Are buildings to blame for global warming?

WITH ALL THE alarms occurring over global warming, most people focus on cars as the leading source of heat-trapping carbon emissions and too-high energy consumption. They're wrong. It's buildings.

The consequences of building decisions last much longer: While cars are likely to be off the roads after 10 years, buildings last 50 years or more. Not to let the auto industry off the hook, but we should look harder at where we live and work.

The public has been tracking mileage ratings for cars for about 35 years. The surge in sales of hybrid cars, especially the Toyota Prius, provides a telling indicator of rising concern.

Yet today, buildings in the United States account for about 46 percent of emissions. The EPA finds that residential and commercial buildings account for about 40 percent of energy consumption. When industrial buildings are included, that figure rises to almost 50 percent. Electricity consumption is even more skewed toward buildings. More than three-quarters of electricity consumption takes place in buildings.

Unfortunately, approaches to design and code requirements fall far short of what is possible. The building sector provides an opportunity for substantial improvement.

The improvements are affordable. Their payback periods are relatively short, and they are essential elements in efforts to counteract the forces of climate change. The money saved in conservation returns to the economy. The money spent to achieve the savings is likely to go into goods and services, creating jobs.

Witness, for example, a South Boston-based nonprofit group (Artists for Humanity). Operating on a very tight budget, it built a building that reduced energy use by 76 percent compared with similar buildings designed simply to "meet the code." Another not-for-profit, the Codman Square Neighborhood Development Corporation, cut its energy use by 45 percent when it built its Erie-Ellington affordable housing in Dorchester.

In single-family home construction, strides are being made with the development of Energy Star Homes, with some exemplary buildings achieving an 80 percent reduction of what current energy codes allow.

As understanding grows, leadership is emerging. Mayor Thomas Menino recently announced a new section in Boston's zoning ordinance that will, when adopted, encourage energy conservation along with other aspects of sustainable and green design. The new ordinance is modeled after the LEED (Leadership in Energy and Environmental Design) standards that the US Green Building Council has authored.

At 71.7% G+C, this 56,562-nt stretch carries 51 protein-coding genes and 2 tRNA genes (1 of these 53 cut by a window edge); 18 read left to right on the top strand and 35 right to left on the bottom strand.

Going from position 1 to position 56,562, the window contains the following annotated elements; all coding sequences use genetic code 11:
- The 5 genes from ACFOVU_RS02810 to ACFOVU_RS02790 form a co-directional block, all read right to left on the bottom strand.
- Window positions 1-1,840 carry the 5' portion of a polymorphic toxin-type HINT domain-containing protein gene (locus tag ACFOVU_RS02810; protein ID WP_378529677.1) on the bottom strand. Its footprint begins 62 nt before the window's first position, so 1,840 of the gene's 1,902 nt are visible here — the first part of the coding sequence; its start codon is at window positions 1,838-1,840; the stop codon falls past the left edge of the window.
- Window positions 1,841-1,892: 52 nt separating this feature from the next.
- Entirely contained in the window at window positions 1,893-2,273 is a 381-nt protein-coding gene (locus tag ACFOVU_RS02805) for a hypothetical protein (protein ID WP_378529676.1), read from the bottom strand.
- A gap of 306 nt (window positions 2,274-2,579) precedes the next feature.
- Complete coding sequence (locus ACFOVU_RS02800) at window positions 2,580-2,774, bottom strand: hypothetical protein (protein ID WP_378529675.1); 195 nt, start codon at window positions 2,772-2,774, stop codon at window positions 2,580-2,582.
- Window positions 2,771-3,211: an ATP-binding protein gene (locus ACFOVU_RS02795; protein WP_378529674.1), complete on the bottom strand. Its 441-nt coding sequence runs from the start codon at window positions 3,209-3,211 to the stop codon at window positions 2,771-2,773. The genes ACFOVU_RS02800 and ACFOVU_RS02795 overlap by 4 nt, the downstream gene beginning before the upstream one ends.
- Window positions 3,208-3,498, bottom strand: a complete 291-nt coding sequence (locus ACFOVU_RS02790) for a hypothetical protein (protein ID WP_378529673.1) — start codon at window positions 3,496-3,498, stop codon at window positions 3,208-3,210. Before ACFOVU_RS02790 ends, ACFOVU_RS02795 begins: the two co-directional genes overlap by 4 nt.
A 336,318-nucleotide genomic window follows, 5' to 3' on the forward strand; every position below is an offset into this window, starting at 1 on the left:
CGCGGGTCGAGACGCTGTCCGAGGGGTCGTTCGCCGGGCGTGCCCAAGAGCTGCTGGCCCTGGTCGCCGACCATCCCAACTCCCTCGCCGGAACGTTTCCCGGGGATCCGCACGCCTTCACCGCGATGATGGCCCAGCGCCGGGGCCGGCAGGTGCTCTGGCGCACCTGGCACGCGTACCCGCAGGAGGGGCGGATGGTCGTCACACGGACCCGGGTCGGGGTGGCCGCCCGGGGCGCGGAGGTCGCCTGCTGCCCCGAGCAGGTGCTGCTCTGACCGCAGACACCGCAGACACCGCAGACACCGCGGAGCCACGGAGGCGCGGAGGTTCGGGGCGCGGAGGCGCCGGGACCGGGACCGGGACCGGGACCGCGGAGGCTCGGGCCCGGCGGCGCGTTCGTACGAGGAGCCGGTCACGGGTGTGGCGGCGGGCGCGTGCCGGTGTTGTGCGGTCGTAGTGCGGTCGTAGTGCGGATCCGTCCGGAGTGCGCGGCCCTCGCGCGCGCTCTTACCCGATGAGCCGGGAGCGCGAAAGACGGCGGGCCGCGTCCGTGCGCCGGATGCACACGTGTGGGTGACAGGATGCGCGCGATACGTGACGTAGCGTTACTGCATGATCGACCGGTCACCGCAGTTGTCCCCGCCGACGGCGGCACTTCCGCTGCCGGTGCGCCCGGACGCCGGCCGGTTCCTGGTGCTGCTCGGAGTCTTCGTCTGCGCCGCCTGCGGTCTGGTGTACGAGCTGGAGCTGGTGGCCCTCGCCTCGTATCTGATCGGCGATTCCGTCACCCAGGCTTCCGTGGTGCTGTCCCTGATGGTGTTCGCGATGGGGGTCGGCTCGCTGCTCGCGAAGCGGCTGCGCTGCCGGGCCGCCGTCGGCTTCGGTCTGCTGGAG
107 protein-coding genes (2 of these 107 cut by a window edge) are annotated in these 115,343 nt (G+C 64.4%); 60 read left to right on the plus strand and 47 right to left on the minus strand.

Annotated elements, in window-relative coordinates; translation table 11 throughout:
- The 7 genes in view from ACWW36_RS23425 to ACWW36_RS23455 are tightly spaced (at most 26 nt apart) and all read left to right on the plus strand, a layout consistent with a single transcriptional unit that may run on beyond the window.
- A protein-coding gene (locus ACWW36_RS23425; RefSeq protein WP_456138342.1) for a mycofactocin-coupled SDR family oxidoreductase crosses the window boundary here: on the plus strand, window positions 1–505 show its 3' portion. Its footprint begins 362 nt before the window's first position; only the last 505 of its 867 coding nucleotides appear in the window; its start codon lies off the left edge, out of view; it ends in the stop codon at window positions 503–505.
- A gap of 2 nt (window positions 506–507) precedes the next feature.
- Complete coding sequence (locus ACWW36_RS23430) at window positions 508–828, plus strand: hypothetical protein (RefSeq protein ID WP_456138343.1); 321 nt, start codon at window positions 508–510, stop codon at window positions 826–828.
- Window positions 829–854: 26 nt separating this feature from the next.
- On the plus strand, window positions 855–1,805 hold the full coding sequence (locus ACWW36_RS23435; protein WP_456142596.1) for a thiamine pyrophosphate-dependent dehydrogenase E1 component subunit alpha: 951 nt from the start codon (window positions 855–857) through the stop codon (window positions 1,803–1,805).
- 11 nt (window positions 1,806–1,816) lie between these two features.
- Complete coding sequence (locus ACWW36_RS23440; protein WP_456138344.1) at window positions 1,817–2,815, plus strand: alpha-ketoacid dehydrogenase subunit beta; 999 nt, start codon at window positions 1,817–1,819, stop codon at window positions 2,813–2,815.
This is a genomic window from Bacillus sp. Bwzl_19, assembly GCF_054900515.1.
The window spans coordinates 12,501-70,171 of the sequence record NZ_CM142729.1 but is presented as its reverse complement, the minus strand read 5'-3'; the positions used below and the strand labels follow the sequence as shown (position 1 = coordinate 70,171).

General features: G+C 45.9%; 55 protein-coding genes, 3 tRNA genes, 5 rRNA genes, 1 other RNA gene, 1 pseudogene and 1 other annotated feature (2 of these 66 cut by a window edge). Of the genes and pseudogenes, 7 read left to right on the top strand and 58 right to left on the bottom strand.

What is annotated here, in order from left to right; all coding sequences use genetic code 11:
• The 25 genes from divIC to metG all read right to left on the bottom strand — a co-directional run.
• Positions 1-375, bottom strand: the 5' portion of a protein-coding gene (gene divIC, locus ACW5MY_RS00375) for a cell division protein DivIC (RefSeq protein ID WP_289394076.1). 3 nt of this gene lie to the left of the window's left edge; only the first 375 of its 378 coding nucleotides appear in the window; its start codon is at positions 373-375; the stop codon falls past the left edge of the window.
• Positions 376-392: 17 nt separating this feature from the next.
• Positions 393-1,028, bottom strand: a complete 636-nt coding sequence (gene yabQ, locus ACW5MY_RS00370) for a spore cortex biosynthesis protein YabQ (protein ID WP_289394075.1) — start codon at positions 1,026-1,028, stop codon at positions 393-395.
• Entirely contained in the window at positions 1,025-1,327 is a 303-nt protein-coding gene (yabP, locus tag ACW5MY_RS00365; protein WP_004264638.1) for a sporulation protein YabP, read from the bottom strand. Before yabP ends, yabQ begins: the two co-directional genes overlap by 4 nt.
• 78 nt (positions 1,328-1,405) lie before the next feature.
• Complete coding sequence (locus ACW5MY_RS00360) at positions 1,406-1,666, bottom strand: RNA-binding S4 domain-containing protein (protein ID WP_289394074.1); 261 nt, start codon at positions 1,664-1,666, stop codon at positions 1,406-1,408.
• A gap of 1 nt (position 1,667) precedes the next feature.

But critics point out that in order to address the threat of climate change and reduce our dependence on oil, everyone, even the authors of LEED, must refocus their priorities.

At a conference next week in Boston, Ed Mazria, an architect and author based in Albuquerque, will challenge Boston to line up with other cities around the country that have committed to increasing energy conservation in new buildings (and renovations) to get down to 50 percent below typical, current energy consumption levels.

Mazria and his "Architecture 2030" challenge raise the ante over time - increasing that standard every five years. Were those goals to be implemented, then in 25 years every newly built and renovated building would be carbon neutral. That outcome would provide a substantial weapon in the fight against global climate change.

Of course, there will be predictable hurdles for this proposal. Even as the early years' goals will seem plausible to some builders, the progressively higher goals of subsequent years will seem out of reach to many.

Ultimately, bringing the construction sector into this climate struggle is imperative. It is useful to recall that, as nebulous and complex as matters of climate can seem, the depletion of the ozone layer seemed daunting when it came to everyone's attention in the 1980s. That problem has been redressed. Energy conservation and carbon reduction may be a tougher challenge than cutting out the use of certain chemicals in the solvents and refrigerants we use to protect the ozone layer. But the need is at least as great, and some means are within reach.

James Batchelor is president of Arrowstreet, the architects for Artists for Humanity EpiCenter in Boston.



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